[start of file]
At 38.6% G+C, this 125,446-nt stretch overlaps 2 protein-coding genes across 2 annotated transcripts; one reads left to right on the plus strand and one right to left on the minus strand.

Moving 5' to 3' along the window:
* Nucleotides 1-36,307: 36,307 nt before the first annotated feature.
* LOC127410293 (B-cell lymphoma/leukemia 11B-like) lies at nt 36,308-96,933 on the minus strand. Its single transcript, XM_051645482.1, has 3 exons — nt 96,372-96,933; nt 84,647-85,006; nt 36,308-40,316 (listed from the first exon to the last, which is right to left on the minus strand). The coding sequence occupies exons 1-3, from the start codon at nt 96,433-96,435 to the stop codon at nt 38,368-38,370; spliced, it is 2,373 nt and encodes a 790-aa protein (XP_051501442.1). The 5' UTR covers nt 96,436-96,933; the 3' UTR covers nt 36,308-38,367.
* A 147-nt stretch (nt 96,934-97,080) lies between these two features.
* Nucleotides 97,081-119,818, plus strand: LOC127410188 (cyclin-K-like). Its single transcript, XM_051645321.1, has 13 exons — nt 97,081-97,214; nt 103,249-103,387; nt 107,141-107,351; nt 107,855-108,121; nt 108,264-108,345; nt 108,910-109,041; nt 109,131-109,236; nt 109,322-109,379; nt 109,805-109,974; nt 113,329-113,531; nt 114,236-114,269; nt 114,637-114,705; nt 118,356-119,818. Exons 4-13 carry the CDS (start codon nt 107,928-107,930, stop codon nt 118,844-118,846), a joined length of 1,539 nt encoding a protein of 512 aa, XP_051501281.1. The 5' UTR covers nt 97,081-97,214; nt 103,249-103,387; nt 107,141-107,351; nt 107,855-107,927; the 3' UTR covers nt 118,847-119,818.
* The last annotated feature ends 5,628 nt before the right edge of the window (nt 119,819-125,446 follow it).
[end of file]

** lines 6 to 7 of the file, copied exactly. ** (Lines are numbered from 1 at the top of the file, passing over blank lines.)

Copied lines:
* Nucleotides 97,081-119,818, plus strand: LOC127410188 (cyclin-K-like). Its single transcript, XM_051645321.1, has 13 exons — nt 97,081-97,214; nt 103,249-103,387; nt 107,141-107,351; nt 107,855-108,121; nt 108,264-108,345; nt 108,910-109,041; nt 109,131-109,236; nt 109,322-109,379; nt 109,805-109,974; nt 113,329-113,531; nt 114,236-114,269; nt 114,637-114,705; nt 118,356-119,818. Exons 4-13 carry the CDS (start codon nt 107,928-107,930, stop codon nt 118,844-118,846), a joined length of 1,539 nt encoding a protein of 512 aa, XP_051501281.1. The 5' UTR covers nt 97,081-97,214; nt 103,249-103,387; nt 107,141-107,351; nt 107,855-107,927; the 3' UTR covers nt 118,847-119,818.
* The last annotated feature ends 5,628 nt before the right edge of the window (nt 119,819-125,446 follow it).